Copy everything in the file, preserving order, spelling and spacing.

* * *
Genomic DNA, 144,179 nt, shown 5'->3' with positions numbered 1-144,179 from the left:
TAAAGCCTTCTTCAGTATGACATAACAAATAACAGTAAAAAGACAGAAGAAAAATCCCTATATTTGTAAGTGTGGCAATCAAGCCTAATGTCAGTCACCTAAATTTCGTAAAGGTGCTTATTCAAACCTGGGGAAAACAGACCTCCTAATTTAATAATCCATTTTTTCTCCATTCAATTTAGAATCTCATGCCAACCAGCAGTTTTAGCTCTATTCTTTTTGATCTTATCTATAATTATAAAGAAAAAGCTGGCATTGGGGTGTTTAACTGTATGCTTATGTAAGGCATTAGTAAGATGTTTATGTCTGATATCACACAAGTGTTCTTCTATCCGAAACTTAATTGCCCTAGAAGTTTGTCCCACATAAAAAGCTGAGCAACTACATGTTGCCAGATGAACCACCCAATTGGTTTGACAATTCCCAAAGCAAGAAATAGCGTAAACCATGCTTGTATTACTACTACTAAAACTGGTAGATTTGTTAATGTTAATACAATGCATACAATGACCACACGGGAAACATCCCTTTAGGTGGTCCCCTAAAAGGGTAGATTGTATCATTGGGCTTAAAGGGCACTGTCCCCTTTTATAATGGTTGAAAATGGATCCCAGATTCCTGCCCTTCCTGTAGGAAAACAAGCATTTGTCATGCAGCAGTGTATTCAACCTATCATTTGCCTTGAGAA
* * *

Genomic DNA, 144,179 nt, shown 5'->3' with positions numbered 1-144,179 from the left:
TAAAGCCTTCTTCAGTATGACATAACAAATAACAGTAAAAAGACAGAAGAAAAATCCCTATATTTGTAAGTGTGGCAATCAAGCCTAATGTCAGTCACCTAAATTTCGTAAAGGTGCTTATTCAAACCTGGGGAAAACAGACCTCCTAATTTAATAATCCATTTTTTCTCCATTCAATTTAGAATCTCATGCCAACCAGCAGTTTTAGCTCTATTCTTTTTGATCTTATCTATAATTATAAAGAAAAAGCTGGCATTGGGGTGTTTAACTGTATGCTTATGTAAGGCATTAGTAAGATGTTTATGTCTGATATCACACAAGTGTTCTTCTATCCGAAACTTAATTGCCCTAGAAGTTTGTCCCACATAAAAAGCTGAGCAACTACATGTTGCCAGATGAACCACCCAATTGGTTTGACAATTCCCAAAGCAAGAAATAGCGTAAACCATGCTTGTATTACTACTACTAAAACTGGTAGATTTGTTAATGTTAATACAATGCATACAATGACCACACGGGAAACATCCCTTTAGGTGGTCCCCTAAAAGGGTAGATTGTATCATTGGGCTTAAAGGGCACTGTCCCCTTTTATAATGGTTGAAAATGGATCCCAGATTCCTGCCCTTCCTGTAGGAAAACAAGCATTTGTCATGCAGCAGTGTATTCAACCTATCATTTGCCTTGAGAA